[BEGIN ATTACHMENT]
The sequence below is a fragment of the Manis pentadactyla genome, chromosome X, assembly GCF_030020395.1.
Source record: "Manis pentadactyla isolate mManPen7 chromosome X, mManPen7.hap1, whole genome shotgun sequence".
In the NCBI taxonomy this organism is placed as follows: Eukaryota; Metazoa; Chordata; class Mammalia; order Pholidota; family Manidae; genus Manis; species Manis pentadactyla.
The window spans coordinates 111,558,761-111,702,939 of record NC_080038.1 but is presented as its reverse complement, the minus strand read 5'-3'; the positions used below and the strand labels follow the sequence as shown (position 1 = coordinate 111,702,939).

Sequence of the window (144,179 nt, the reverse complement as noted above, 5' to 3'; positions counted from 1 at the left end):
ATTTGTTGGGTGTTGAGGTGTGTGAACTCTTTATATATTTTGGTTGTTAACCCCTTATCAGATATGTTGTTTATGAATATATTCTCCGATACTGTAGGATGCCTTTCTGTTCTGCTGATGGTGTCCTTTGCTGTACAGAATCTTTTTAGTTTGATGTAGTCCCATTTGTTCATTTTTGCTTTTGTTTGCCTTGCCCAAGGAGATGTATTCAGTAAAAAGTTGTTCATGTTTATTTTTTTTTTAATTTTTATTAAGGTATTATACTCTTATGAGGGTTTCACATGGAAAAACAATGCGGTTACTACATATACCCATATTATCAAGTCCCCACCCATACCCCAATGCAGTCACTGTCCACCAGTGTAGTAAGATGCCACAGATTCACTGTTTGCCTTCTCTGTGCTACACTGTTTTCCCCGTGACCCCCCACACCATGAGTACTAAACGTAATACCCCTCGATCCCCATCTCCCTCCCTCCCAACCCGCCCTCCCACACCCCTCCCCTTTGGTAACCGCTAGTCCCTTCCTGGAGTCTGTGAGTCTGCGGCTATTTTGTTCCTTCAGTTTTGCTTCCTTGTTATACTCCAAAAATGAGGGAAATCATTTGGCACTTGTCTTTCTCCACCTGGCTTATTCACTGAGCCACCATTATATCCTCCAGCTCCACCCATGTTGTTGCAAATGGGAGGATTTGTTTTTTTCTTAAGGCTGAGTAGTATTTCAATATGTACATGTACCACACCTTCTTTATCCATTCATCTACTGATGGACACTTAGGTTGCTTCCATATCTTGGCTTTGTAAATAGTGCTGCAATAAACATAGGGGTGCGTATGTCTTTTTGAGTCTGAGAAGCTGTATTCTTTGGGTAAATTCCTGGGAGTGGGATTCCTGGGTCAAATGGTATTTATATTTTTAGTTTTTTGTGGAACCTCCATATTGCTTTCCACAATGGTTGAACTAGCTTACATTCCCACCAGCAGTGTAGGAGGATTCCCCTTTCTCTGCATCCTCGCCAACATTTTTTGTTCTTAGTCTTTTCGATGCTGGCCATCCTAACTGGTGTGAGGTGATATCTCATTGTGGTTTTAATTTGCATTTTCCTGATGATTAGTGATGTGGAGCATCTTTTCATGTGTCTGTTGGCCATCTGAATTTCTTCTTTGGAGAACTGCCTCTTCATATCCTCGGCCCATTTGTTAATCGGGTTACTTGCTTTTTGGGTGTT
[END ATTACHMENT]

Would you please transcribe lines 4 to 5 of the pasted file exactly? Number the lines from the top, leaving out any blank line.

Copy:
The window spans coordinates 111,558,761-111,702,939 of record NC_080038.1 but is presented as its reverse complement, the minus strand read 5'-3'; the positions used below and the strand labels follow the sequence as shown (position 1 = coordinate 111,702,939).

Sequence of the window (144,179 nt, the reverse complement as noted above, 5' to 3'; positions counted from 1 at the left end):